There was an inept photographer who just didn’t “get” us and consequently delivered some really “pants”publicity shots, Bernadine Sole who tried to teach us to dance, Robin Martin-Oliver who taught one of us to sing. There was Tei who for a small sum got us so much publicity, Mike Rowbottom of Central News who followed us around to make a “fly-on-the-wall documentary for itv,” Shane Barnes who, with his tractor, pulled our removal van full of props out of the mud and Richard “Minor Parts of Oxford” Plant who supplied and serviced the two Morris Minors we drove around in as characters Maurice & Morris. A good friend and ex-colleage, Martin (Martrain) Measures provided sound effects of a Deltic Deisel train for one sketch (very niche!) Ken’s sister Cathryn and her boyfriend (now husband) Tom did some amazing graphic design work for our enormous stage banners and programme. The costumiers at the RSC were fantastic and let us roam around their warehouse trying stuff on (sketches were written around some of the amazing costumes we discovered there!) The stage crew at Her Majesty’s were about as arsey as they could be to a customer paying nearly ten grand for a day’s hire!

We’d unwittingly chosen to put on our show in London slap-bang in the middle of the Edinburgh Festival 13 August 2000! Genius (we were about the only comedy on in London that night) and stupid (not a single agent, talent scout, comedy producer was in London.) We had but two reviews one by The Stage and the other by The Daily Telegraph who it seemed weren’t even there! Brian Marshall an agent who kind of took us under his wing in the build up to the event (“Yer’ll be alright with me I were script-writer to the Krankies”) offered us 23 weeks work on Babaccombe Pier (the apprenticeship Mark Steel thought we should do) but the picture here will explain why we turned him down!

No room for entertainers!

Still, ten years have slipped by (rather too quickly for our liking.) Goodness we had a laugh back then (much of the time we were crying with laughter) and whilst we get a buzz out of “performing” keynote talks at conferences and training others how to present – there’s a little bit of us that fancies giving it another go!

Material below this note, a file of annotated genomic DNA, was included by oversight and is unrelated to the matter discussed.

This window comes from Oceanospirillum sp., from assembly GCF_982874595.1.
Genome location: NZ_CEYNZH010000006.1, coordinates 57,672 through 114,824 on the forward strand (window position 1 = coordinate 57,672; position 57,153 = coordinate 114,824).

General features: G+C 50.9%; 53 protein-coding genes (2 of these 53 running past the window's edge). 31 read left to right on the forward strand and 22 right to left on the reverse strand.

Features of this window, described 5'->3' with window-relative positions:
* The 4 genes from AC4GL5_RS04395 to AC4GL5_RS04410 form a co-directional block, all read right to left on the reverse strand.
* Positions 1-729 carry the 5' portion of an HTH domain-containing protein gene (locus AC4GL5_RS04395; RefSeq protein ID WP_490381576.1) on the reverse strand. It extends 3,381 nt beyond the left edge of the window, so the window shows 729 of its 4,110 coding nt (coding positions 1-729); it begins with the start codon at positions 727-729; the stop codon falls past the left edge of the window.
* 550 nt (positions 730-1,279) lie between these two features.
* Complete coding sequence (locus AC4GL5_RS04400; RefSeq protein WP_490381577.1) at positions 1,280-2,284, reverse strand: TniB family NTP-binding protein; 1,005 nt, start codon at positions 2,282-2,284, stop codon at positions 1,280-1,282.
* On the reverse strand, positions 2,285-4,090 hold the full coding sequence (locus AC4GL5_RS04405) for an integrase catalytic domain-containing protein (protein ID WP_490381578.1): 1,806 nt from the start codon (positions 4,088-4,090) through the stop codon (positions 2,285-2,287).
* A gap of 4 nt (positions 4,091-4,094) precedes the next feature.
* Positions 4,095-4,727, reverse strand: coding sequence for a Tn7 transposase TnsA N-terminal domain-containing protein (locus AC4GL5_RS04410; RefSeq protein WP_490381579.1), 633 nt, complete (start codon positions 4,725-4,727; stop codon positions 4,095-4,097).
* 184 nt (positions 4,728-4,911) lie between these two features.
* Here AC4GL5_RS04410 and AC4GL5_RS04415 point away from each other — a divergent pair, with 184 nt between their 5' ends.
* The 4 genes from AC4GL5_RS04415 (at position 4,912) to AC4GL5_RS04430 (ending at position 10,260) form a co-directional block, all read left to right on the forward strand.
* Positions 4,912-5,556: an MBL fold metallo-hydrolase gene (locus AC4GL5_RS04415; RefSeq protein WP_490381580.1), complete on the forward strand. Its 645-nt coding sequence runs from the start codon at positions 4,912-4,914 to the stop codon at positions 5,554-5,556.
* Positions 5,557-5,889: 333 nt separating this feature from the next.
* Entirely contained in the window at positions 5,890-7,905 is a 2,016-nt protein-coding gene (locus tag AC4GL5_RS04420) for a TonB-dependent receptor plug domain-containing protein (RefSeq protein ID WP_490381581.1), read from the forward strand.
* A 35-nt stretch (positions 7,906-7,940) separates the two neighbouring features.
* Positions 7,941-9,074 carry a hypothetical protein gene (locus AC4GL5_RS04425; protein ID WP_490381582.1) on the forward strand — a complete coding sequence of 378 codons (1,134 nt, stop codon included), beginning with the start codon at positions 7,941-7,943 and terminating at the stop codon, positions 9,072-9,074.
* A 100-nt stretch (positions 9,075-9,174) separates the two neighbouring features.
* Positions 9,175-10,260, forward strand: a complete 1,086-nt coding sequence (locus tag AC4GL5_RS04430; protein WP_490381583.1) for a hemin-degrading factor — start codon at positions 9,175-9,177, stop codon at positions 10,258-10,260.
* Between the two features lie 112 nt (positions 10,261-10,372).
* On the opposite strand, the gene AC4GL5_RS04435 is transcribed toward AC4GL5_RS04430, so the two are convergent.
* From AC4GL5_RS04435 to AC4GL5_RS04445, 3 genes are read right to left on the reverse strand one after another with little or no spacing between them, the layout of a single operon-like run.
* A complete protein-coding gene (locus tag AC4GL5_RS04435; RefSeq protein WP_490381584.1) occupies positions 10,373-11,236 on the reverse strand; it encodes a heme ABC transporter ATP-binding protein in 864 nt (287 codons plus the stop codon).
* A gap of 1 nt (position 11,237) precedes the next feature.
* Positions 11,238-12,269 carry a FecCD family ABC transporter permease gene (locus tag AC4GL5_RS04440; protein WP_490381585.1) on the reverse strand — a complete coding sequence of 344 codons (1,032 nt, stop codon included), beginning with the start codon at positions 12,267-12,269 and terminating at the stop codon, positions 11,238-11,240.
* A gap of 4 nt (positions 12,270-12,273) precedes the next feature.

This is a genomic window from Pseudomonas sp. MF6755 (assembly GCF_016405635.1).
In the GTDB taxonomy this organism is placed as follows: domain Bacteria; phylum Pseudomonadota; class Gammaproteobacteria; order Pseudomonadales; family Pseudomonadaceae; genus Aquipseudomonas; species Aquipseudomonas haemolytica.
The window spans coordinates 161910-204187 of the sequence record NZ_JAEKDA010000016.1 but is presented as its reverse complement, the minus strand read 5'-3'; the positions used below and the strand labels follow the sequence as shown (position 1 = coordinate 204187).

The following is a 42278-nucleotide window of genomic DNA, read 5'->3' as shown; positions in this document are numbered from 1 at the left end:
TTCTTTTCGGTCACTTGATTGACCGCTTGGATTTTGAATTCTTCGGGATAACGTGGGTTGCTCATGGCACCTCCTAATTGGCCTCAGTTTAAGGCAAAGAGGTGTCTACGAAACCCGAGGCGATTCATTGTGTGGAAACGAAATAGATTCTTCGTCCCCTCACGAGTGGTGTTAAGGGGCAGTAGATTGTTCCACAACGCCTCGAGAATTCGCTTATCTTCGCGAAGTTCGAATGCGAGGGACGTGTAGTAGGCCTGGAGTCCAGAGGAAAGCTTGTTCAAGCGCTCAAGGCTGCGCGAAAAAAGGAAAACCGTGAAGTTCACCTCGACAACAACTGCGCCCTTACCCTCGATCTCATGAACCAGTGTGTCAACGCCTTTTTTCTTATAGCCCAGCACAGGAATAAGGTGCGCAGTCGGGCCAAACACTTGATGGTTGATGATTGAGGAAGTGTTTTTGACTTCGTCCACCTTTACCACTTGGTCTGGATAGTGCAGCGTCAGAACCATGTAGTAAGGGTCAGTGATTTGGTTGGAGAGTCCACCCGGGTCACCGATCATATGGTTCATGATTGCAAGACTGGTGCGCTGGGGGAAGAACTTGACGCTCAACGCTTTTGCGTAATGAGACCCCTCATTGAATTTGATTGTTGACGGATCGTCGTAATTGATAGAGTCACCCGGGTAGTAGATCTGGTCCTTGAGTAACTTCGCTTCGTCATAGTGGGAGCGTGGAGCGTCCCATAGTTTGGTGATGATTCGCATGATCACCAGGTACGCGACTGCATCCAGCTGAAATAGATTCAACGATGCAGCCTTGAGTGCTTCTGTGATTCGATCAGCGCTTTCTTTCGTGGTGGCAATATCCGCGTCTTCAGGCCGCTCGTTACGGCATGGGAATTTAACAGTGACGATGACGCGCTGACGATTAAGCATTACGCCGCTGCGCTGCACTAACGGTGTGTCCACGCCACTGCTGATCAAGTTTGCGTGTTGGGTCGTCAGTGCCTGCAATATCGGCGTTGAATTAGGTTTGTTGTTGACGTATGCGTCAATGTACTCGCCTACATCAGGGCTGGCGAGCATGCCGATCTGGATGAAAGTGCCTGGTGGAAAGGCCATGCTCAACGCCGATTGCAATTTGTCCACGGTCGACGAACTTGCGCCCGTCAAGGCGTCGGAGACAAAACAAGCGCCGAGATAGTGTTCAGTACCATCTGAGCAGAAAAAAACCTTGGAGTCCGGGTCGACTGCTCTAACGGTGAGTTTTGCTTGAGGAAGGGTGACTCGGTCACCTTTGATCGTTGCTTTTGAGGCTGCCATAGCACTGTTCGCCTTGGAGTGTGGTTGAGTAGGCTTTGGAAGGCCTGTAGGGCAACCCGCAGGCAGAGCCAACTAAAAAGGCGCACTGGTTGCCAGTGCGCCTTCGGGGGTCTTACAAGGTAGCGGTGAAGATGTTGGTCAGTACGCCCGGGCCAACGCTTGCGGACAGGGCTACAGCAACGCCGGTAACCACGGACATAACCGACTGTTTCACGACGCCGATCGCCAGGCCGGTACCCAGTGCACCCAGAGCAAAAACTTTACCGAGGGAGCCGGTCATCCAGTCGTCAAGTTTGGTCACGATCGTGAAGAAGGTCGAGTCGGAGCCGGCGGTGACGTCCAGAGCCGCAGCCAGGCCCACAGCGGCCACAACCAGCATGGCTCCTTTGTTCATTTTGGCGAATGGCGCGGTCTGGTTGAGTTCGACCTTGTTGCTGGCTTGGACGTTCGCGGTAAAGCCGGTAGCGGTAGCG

Perhaps we could be coaxed back out of retirement – but where should we play next. Having staged a show in the West End perhaps we should aim for Broadway. Broadway village hall in Gloucestershire! perhaps!

Delivery Skills from the Neck Up!

June 2, 2010

Well you asked to see Tim in action – here he is with his mate Pat Presenter.

In summary:

  • Ensure you give your audience eye-contact. Care when using PowerPoint! Many speaks gaze lovingly at the screen rather than at the audience.
  • Listen out for signals from the audience.
  • Remove distractions. Brush your hair and, on a similar note (below the neck) do up your flies, press your trousers/skirt and shine your shoes!)
  • For goodness sake, smile. Look pleased to be there. Unless of course you’re giving bad news in which case a maniacal grin just won’t do!
  • Use your voice. Vary the pitch, pace, tone and volume to keep the audience engaged throughout. If you can’t sound passionate (or at the very least, enthusiastic) about your subject – decline offers to speak about it!

You’ll find more Tips on our site’s FREE Downloads page

Keynote vs. PowerPoint

February 23, 2010

Almost as dangerous as PowerPoint

At New Tricks Training we have a saying… “PowerPoint is a powerful tool, but so’s a Smith & Wesson. In the wrong hands both can kill.”

Of course, it comes down to obeying some golden rules of PowerPoint: